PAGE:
- The Washington Times - Monday, April 17, 2006

[3:09 p.m.]

TEL AVIV — A Palestinian suicide bomber set off an explosion at a sidewalk falafel stand near Tel Aviv’s central bus station today, killing the bomber and at least eight bystanders in an attack that will test an already rocky relationship between the newly elected Israeli and Palestinian administrations.

The explosion occurred shortly before 2 p.m. outside of Mayor’s Shwarma and Falafel restaurant, injuring about 65 and ripping through a crowd of lunchtime diners on a day many Israelis took off to celebrate the weeklong holiday of Passover.

The Middle Eastern greasy spoon was bombed just three months ago but there were no fatalities on that occasion.

The attack catches Israel’s government at end of a months-long transition period as Prime Minister-elect Ehud Olmert haggles with potential coalition partners to fill his Cabinet posts. “We will know what to do,” Mr. Olmert told reporters.

Islamic Jihad claimed responsibility for the attack — the deadliest since Israel and the Palestinian Authority declared a truce 14 months ago — and released a videotape of the bomber, reportedly a teenager from a village near the northern West Bank town of Jenin. The Iranian-funded militia has carried out eight of the nine bombings against Israeli targets since February 2005.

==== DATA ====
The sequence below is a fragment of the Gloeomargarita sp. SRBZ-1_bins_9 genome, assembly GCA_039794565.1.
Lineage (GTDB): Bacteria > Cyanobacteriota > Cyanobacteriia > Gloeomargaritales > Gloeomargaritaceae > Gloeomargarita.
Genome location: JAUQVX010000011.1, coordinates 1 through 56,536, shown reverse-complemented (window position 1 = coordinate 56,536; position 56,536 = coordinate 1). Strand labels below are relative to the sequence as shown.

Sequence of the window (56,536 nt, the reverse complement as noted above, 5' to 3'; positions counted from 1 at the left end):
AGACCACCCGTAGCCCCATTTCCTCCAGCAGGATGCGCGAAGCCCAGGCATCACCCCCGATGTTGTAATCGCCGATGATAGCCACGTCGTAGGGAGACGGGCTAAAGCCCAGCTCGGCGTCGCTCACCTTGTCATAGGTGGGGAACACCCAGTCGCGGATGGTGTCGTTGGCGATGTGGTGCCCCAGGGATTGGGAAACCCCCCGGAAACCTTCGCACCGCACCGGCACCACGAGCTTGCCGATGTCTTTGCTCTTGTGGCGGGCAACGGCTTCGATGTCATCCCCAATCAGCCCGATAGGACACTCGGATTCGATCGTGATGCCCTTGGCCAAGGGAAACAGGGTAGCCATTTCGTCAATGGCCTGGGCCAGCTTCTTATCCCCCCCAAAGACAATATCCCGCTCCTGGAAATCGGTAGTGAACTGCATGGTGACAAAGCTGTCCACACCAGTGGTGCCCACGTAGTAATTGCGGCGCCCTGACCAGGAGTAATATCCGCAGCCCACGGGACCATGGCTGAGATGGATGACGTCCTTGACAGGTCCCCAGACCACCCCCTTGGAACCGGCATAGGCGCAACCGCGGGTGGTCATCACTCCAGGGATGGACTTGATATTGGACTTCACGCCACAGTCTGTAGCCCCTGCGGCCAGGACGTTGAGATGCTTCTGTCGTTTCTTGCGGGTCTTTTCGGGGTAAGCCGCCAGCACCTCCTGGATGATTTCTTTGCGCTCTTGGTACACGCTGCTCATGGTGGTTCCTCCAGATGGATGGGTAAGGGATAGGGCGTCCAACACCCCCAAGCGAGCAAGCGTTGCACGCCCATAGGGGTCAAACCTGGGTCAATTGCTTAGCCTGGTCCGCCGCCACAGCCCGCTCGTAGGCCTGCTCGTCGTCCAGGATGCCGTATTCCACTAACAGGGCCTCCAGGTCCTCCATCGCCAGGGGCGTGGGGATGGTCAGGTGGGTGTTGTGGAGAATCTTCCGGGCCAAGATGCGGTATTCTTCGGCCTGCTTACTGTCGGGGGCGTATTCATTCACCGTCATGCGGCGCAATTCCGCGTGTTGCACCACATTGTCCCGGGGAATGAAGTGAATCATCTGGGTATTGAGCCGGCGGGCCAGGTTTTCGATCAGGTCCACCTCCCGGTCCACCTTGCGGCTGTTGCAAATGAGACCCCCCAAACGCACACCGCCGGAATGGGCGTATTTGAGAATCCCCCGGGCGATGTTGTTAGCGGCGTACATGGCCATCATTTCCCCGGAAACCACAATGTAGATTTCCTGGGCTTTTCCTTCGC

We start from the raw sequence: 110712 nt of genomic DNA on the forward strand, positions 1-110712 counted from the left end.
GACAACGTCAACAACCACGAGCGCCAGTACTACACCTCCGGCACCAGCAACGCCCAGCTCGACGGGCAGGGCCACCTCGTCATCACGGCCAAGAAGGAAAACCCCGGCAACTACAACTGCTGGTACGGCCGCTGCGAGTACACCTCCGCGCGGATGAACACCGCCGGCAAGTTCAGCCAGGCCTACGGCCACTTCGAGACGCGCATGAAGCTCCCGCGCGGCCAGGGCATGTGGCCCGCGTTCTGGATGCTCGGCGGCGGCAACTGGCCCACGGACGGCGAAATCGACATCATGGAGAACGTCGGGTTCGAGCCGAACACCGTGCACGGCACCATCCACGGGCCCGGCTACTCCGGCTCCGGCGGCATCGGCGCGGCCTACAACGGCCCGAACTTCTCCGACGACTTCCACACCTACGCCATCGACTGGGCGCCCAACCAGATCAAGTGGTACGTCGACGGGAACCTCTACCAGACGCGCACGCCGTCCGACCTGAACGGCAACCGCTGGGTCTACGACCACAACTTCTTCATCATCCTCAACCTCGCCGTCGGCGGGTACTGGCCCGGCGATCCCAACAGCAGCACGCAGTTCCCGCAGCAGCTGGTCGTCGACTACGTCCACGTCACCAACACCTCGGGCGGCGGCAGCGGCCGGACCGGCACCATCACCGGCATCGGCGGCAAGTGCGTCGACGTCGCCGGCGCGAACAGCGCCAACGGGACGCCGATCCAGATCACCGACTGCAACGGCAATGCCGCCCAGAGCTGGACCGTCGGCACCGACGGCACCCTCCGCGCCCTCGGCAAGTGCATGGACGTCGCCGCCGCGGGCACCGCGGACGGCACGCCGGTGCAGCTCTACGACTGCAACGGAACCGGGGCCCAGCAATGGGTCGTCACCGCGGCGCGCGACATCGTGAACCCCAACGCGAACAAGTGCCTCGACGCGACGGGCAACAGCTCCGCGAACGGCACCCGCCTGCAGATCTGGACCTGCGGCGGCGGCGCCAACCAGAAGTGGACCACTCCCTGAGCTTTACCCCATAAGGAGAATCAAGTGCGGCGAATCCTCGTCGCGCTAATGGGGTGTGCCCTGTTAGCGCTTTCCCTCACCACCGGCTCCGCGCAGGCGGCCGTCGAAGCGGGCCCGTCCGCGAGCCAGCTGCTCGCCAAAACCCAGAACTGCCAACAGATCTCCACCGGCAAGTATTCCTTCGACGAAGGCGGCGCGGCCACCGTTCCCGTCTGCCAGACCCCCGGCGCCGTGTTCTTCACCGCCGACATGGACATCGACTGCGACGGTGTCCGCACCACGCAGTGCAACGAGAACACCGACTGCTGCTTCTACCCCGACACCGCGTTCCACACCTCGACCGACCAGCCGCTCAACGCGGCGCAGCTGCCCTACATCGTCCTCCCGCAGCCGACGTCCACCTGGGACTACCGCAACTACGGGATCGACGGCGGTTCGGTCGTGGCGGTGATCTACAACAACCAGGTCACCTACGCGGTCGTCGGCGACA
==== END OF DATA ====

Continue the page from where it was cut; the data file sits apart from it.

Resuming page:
The bomber triggered a 12-pound bomb laden with scrap metal after being stopped by a security guard at the entrance to the sandwich bar. One witness said the sidewalk tables were full of patrons.

The attack highlighted the rift in the Palestinian government, as President Mahmoud Abbas denounced the bombing while a spokesperson for Hamas described the explosion as an act of self-defense in an interview with an Arab satellite television channel.

Israeli/Palestinian fighting around Gaza intensified last week as the sides traded artillery shells and homemade rockets. Although Hamas has observed the cease-fire, the Islamic militants have said they won’t prevent other groups from staging attacks.

The strike will force Israel to decide whether it will step-up its retaliation now that the Palestinian Authority is under the control of a government which openly supports the militant uprising.

“We’ve never encountered this situation before. Everyone, including the U.S., is playing this by ear,” said Yossi Alpher, an analyst from Tel Aviv University. “The whole doctrine of how you deal with a [militant Muslim] organization when it is elected democratically is an evolving one.”

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